23 volfan007 February 2, 2013 at 10:53 am

To tax some people, who are working to make thier money, to give it to some poor people, who are not working, is nothing more than stealing.

The govt. absolutely should not take away the money that people make… work hard for….to give to some others, who are lazy. Why should the govt. become a bandit?

Now, a Church helping out it’s members, who are truly widows and orphans, who are truly needy, is a great thing. I’d even be for a govt. helping people, who are TRULY disabled. But, let’s not hand out money to people, who are playing X Box, or basketball all day. Let’s not hand out money to people, who are sitting up all night watching TV, and who are sleeping all day…and then, claiming that they’re disabled due to anger issues, or because they have a pain in their big toe.

David

24 John Fariss February 2, 2013 at 11:48 am

I agree that some people abuse the system. I agree that those who are lazy should not eat. I agree that the welfare system is our nation is prone to fraud and in some ways exceeds prudence, good sense, and a lot of other virtues.

Having said that, I have one question. In discussing differencial tax rates, where does Luke 12:48 come into play? You remember it, “From everyone who has been given much, much will be demanded; and from the one who has been entrusted with much, much more will be asked.”

John

25 volfan007 February 2, 2013 at 2:30 pm

JOhn,

I think Luke 12:48 has nothing to do with taxes. I think it has everything to do with serving God with our talents and abilities and money, etc. It’s not a govt. thing, at all…it’s a Kingdom of God thing.

David

26 Keith Price February 2, 2013 at 2:38 pm

I believe that verse is about kingdom resources and responsibilities, not governmental differential tax rates. I guess you might use that verse if you think the government and the kingdom are one, but I don’t see it that way.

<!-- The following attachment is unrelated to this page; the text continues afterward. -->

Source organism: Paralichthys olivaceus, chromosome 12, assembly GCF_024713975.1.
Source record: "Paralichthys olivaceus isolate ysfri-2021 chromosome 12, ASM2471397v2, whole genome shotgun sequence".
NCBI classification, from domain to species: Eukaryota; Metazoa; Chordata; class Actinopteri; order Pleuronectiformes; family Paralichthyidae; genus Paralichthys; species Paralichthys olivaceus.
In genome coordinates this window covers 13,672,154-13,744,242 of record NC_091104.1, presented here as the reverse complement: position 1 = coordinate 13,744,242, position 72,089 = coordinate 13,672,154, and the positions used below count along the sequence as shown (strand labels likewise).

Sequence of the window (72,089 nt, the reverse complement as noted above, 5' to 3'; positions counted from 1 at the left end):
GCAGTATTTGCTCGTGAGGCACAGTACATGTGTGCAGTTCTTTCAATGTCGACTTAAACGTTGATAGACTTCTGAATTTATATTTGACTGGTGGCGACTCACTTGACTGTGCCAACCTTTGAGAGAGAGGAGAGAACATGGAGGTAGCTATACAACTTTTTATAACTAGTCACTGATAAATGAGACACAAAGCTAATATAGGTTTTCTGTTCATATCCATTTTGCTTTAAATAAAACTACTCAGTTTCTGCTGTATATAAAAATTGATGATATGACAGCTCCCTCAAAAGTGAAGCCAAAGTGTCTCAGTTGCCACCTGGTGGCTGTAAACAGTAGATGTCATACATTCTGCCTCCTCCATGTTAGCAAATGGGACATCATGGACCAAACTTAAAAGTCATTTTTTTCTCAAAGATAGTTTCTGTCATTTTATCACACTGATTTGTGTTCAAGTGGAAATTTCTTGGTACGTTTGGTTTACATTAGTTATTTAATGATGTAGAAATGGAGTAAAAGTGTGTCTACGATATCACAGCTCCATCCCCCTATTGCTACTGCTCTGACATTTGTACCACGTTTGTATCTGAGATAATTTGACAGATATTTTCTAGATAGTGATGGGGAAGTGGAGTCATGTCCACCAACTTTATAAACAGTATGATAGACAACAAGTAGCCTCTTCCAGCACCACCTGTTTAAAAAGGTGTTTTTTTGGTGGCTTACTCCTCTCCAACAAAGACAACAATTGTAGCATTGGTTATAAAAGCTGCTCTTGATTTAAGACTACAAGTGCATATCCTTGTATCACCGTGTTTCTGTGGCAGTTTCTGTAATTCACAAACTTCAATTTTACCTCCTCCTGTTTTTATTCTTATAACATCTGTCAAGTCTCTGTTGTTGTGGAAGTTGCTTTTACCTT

Will we rich Christians be judge by the King by how we are using our Kingdom resources? Absolutely, and that should send a shiver up the collective spine of the church in America, but US differential tax rates and proper attitudes and uses of King and Kingdom supplied resources are not one in the same.

27 Bennett Willis February 2, 2013 at 2:23 pm

John, somehow this has been removed from the bibles of several who comment on this site.

But from another point of view, countries who have the capital/wealth of the country concentrated in the hands of a few have societies that few of us would agree with. But somehow we forget this when we get to commenting–at least I hope we have forgotten it.

28 Dave Miller February 2, 2013 at 2:44 pm

No, Bennett, the verse has not been removed, but interpreted with proper hermeneutics. It is not a verse about taxes, is it?

29 John Fariss February 2, 2013 at 6:29 pm

Is it not a general principle for life, and what God expects of people?

No disrespect, but some of you guys should try out for the Olympic Gymnastics team–at least if exegetical gymnastics ever become an Olympic event.

John

30 Keith Price February 2, 2013 at 9:18 pm

Nope, it is a specific principle for the disciples of Jesus. Trying to turn it into a justification for differential tax rates progresses beyond Olympic gymnastics to circus contortionist.

31 Joe Blackmon February 3, 2013 at 11:21 am

Keith,

Kinda reminds me of the way the phrase from the BFM63 “…Christ is the interpretation of scripture…”(or however it read) was used by moderates -”Oh Paul couldn’t have meant that because Jesus wasn’t that narrow minded or exclusive”.

32 Christiane February 3, 2013 at 3:12 pm

Hi KEITH:
God is love.
God has manifested Himself in Jesus Christ Risen From the Dead.
The ‘power’ inherent in the Gospel hinges on this fact: